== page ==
Lupe Tesso, an analyst for the Information Technology Group celebrated her 50-year work anniversary at Metropolitan last week. Thank you for all your years of service.
A weekly newsletter by and for Metropolitan employees
September 16, 2019
Metropolitan's Mid-Year Biennial Budget Review
Metropolitan operates with a biennial budget. Having just passed the midpoint of the FY 2018/19- 2019/20 biennial budget period, the Board last week was given an update on current conditions.

Water sales for FY 2018/19 were about 1.42 million acre-feet, which is 232,000 acre-feet - or 14% less than the budget anticipated. This is primarily due to cooler and wetter conditions of the past winter and improvement in our member agencies’ local supplies.

Expenditures for the first year of the biennial budget were also down for several reasons. Operations and Maintenance expenditures came in under budget due to prudent management of expenses and lower third-party claims, and costs for power on the State Water Project and the Colorado River Aqueduct were lower.

What does this mean for the forecast at mid-cycle of the biennial budget? 

Historically, water revenues and expenditures can quickly change under different hydrologic conditions. That’s why Metropolitan sets its biennial budget and rate-setting processes on average potential conditions and relies on water in storage and financial reserves to buffer water demand, revenue and cost volatility.

Over the last eight fiscal years, Metropolitan has experienced five drought years bookended by very wet years. However, in the current biennial budget period, both fiscal years have been wet years.

Revenues for FY 2019/20 are expected to be a million below budget. Financial reserves will be used to make up the shortfall while Metropolitan continues taking steps to meet future dry conditions by storing a record amount of water, managing O&M expenditures, and funding conservation and local resource development.
Testing to Meet the High
Metropolitan Standard
Silicone sealant between concrete is not something the average person spends a lot of time thinking about. Unless you’re a member of Metropolitan’s Materials Engineering Team who has spent two months testing sealant being considered for use on the headquarters improvement project.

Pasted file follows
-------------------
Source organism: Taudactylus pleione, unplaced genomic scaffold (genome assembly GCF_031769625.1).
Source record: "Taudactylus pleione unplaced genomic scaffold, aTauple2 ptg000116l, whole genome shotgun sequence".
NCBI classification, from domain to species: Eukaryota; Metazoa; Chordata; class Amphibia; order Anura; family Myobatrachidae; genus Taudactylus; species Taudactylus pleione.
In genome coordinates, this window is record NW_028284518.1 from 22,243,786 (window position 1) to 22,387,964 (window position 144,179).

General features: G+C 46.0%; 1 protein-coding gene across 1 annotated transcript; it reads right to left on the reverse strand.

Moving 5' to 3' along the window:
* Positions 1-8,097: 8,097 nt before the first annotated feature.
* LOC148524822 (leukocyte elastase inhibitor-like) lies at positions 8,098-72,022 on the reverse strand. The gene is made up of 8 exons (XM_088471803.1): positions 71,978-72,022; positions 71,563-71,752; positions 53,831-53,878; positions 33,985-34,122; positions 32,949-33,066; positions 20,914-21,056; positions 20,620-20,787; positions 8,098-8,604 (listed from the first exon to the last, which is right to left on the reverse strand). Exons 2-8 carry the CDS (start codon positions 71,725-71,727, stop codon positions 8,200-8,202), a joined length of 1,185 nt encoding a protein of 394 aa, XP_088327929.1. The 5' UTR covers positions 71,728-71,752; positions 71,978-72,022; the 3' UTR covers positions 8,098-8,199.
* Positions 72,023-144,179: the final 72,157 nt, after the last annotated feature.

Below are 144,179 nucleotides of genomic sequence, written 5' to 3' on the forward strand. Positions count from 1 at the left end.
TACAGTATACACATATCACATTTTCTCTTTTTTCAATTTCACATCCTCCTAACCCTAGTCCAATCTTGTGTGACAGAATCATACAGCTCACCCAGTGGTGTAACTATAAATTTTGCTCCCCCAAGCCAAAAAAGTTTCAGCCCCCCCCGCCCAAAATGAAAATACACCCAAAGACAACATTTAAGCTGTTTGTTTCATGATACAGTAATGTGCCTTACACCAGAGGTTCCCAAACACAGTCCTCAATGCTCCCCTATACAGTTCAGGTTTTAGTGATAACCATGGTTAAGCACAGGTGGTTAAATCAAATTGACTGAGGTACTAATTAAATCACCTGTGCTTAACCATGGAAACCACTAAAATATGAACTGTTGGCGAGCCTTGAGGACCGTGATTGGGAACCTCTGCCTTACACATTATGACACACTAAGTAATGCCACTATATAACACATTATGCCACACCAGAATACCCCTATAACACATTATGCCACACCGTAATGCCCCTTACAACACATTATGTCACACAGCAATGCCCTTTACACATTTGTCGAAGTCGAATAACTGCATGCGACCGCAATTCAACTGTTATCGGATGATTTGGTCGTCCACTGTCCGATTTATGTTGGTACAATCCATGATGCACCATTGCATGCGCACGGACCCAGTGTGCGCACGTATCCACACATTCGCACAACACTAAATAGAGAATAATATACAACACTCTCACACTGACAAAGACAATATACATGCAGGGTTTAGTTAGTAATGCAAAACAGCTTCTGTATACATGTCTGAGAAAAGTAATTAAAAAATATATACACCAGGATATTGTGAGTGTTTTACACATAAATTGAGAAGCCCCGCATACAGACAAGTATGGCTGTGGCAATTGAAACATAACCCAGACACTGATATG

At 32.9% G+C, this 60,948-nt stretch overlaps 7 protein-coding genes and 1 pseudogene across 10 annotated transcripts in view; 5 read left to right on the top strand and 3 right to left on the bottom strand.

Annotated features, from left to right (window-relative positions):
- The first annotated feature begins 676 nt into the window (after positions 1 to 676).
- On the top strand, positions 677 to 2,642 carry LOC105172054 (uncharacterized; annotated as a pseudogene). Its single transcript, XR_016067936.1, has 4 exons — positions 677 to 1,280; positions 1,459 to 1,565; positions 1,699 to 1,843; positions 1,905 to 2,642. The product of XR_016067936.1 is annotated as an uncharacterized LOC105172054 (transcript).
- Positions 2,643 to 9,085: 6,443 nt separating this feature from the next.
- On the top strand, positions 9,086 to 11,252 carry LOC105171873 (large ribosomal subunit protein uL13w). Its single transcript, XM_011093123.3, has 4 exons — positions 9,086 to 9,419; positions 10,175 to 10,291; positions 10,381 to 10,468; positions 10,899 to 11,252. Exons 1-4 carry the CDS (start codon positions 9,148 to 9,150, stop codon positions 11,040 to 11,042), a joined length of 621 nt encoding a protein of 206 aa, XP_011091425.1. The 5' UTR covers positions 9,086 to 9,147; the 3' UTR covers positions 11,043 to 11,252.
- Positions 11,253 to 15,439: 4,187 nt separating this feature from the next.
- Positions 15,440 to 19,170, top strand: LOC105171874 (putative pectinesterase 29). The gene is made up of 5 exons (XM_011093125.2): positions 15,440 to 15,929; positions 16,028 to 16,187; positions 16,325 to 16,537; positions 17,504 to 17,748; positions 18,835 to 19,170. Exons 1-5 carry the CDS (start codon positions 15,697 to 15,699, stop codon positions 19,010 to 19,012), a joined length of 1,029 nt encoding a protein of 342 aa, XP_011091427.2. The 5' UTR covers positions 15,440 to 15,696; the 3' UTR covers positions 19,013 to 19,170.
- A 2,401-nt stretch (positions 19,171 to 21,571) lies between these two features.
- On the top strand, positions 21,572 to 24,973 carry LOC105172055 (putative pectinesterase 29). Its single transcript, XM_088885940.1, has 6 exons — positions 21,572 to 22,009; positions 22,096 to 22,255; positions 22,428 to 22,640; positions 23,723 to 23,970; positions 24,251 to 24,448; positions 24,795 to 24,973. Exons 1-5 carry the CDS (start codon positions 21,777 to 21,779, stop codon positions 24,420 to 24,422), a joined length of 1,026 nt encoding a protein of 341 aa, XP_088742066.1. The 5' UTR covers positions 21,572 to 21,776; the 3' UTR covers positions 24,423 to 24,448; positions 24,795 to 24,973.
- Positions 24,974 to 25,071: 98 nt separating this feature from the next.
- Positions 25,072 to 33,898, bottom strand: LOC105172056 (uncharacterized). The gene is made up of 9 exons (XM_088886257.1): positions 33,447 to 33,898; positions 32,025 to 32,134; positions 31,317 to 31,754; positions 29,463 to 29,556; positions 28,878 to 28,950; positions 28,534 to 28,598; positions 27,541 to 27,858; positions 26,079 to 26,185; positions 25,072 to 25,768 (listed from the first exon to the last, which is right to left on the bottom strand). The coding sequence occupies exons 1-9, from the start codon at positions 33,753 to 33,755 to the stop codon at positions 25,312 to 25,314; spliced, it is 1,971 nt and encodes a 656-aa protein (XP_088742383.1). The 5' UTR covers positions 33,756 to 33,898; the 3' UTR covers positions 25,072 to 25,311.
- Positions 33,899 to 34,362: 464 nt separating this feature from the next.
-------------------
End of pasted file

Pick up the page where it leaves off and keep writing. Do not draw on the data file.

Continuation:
For the team, whose duties include testing construction materials to ensure they will perform as expected, it was all in a day’s work. At the end of the process, Interim Team Manager Phil Drooks , Associate Engineer Jason Pagenkopp and Engineering Tech Steven Gallegos were able to show why they deemed the sealant acceptable for Met standards.

“People take it for granted,” said Drooks . “You look around the room and you see paint on the wall, sealant and carpet with adhesives. We test for all these things.”

For example, to abide by restrictions set by the South Coast Air Quality Management District, the team tests new industrial coatings to ensure that AQMD’s standards and Metropolitan’s performance standards are met.

“The coatings lab has been involved with manufacturers and AQMD for over 25 years to ensure that Metropolitan utilizes industrial coating products that will give us a reasonable lifetime for the duration we need,” said Infrastructure Unit Manager Mark Bushyeage r.

Recently the team tested the lining used for the Etiwanda pipeline relining project and the coating used in the refurbishment of a water tank.

“People often don’t think about everything that goes on in the background,” Bushyeager said. “But we know we’re making sure that Metropolitan’s system is reliable.”  
Delivering Mail & Smiles Everywhere She Goes
You may not work directly with her, but chances are if you’re on floors 1, 2, 6, 9, 10, or 12, Virginia Maddox is the friendly face you see every day.

Virginia has worked in Metropolitan’s mail room for 28 years. She affectionately calls the half dozen floors to which she delivers mail and packages “her floors,” and the people who work on them “her people.”

With great pride and even a few tears in her eyes, she describes the relationships she’s built, the milestones she’s celebrated, and the families she’s seen grow over the years – whether through past district picnics, or simply through the pictures adorning employees’ cubicles and offices.

“I love coming to work every day. I try my best for them,” she said of the staff to which she delivers mail. “I can’t tell you how many baby showers I’ve been to. I’ve seen people’s babies grow up here.”

She also roots and prays for others’ promotions and achievements, and helps celebrate them when they come along.

Over her nearly three decades at Met, she’s shared some milestones of her own.

When Virginia started in 1991 working in the mail room at Metropolitan’s former headquarters building off of Sunset Boulevard, her first grandson had just been born. Now he’s 29 years old and she has 14 more grandchildren and eight great-grandchildren.

“This wasn’t my first job, but it was my first long-term job,” she said.

Before coming to work at Metropolitan, Virginia worked in the mail rooms for Target, the accounting firm Deloitte, and in the subscriptions department for the Los Angeles Times. 
New hires, transfers, promotions & retirements are posted here each month.
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